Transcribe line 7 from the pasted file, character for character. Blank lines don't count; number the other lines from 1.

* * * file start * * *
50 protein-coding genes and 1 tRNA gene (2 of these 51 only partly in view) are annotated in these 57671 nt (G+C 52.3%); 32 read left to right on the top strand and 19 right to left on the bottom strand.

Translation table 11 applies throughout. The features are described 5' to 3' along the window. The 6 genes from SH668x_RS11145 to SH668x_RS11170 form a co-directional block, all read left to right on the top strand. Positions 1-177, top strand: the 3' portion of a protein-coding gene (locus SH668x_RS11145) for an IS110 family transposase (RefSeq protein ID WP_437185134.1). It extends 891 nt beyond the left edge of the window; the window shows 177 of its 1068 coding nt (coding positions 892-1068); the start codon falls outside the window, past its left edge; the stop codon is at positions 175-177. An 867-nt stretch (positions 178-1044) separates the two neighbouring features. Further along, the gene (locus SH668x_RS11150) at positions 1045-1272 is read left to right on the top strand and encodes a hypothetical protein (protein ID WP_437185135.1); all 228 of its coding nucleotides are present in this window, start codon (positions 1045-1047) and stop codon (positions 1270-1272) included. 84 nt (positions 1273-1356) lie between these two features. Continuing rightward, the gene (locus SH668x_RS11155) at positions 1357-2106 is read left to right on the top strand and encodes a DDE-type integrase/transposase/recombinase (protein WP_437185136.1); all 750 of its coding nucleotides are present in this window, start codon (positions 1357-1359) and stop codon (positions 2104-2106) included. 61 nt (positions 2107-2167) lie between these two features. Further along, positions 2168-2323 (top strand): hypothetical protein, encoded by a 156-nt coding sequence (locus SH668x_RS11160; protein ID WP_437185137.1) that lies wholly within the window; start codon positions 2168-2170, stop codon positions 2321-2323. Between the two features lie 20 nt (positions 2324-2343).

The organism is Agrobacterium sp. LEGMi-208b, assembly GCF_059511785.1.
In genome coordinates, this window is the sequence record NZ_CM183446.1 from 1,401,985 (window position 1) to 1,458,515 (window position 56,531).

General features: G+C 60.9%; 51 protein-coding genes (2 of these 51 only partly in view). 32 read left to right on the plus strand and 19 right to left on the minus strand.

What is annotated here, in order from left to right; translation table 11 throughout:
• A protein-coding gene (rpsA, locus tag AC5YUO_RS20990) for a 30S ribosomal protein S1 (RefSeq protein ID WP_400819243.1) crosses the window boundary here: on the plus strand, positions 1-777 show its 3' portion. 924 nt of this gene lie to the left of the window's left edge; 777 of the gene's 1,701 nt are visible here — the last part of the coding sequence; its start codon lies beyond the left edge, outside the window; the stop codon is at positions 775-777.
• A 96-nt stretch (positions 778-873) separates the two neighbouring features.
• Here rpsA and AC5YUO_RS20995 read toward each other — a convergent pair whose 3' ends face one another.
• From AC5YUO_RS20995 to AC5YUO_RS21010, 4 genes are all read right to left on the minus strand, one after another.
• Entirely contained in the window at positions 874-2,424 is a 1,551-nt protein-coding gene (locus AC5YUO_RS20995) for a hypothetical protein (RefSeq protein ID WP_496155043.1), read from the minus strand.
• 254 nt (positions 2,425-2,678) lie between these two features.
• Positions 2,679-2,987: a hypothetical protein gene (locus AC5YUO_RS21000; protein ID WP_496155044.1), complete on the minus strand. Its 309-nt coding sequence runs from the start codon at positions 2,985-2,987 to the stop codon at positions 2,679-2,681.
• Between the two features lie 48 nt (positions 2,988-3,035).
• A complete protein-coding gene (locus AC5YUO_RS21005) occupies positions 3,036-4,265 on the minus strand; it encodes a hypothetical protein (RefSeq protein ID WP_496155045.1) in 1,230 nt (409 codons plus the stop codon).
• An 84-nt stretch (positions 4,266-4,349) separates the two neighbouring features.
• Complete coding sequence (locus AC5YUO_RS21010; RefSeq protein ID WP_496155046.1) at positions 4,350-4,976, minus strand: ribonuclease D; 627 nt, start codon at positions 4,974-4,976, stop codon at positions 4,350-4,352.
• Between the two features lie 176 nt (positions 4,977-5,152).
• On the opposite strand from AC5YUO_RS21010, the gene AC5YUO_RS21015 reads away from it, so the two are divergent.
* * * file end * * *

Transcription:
• A protein-coding gene (rpsA, locus tag AC5YUO_RS20990) for a 30S ribosomal protein S1 (RefSeq protein ID WP_400819243.1) crosses the window boundary here: on the plus strand, positions 1-777 show its 3' portion. 924 nt of this gene lie to the left of the window's left edge; 777 of the gene's 1,701 nt are visible here — the last part of the coding sequence; its start codon lies beyond the left edge, outside the window; the stop codon is at positions 775-777.